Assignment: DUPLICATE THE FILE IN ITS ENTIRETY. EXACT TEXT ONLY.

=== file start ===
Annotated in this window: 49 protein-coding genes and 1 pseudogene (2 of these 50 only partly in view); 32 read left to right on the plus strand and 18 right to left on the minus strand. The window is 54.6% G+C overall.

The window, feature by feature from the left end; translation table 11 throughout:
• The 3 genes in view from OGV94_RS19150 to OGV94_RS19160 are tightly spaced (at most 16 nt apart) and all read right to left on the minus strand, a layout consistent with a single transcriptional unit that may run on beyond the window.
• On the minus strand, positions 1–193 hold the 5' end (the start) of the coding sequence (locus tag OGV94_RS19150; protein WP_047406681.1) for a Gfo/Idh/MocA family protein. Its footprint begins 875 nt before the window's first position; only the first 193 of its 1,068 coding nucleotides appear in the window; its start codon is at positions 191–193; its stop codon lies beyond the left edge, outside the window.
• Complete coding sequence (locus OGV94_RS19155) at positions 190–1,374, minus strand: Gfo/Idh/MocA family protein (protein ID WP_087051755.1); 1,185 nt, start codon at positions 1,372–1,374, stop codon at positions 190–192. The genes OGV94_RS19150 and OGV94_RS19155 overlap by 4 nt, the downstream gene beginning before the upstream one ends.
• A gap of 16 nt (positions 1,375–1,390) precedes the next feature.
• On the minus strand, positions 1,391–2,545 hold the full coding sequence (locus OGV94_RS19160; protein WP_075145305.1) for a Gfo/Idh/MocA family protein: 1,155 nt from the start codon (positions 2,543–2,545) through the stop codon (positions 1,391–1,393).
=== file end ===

Annotated in this window: 49 protein-coding genes and 1 pseudogene (2 of these 50 only partly in view); 32 read left to right on the plus strand and 18 right to left on the minus strand. The window is 54.6% G+C overall.

The window, feature by feature from the left end; translation table 11 throughout:
• The 3 genes in view from OGV94_RS19150 to OGV94_RS19160 are tightly spaced (at most 16 nt apart) and all read right to left on the minus strand, a layout consistent with a single transcriptional unit that may run on beyond the window.
• On the minus strand, positions 1–193 hold the 5' end (the start) of the coding sequence (locus tag OGV94_RS19150; protein WP_047406681.1) for a Gfo/Idh/MocA family protein. Its footprint begins 875 nt before the window's first position; only the first 193 of its 1,068 coding nucleotides appear in the window; its start codon is at positions 191–193; its stop codon lies beyond the left edge, outside the window.
• Complete coding sequence (locus OGV94_RS19155) at positions 190–1,374, minus strand: Gfo/Idh/MocA family protein (protein ID WP_087051755.1); 1,185 nt, start codon at positions 1,372–1,374, stop codon at positions 190–192. The genes OGV94_RS19150 and OGV94_RS19155 overlap by 4 nt, the downstream gene beginning before the upstream one ends.
• A gap of 16 nt (positions 1,375–1,390) precedes the next feature.
• On the minus strand, positions 1,391–2,545 hold the full coding sequence (locus OGV94_RS19160; protein WP_075145305.1) for a Gfo/Idh/MocA family protein: 1,155 nt from the start codon (positions 2,543–2,545) through the stop codon (positions 1,391–1,393).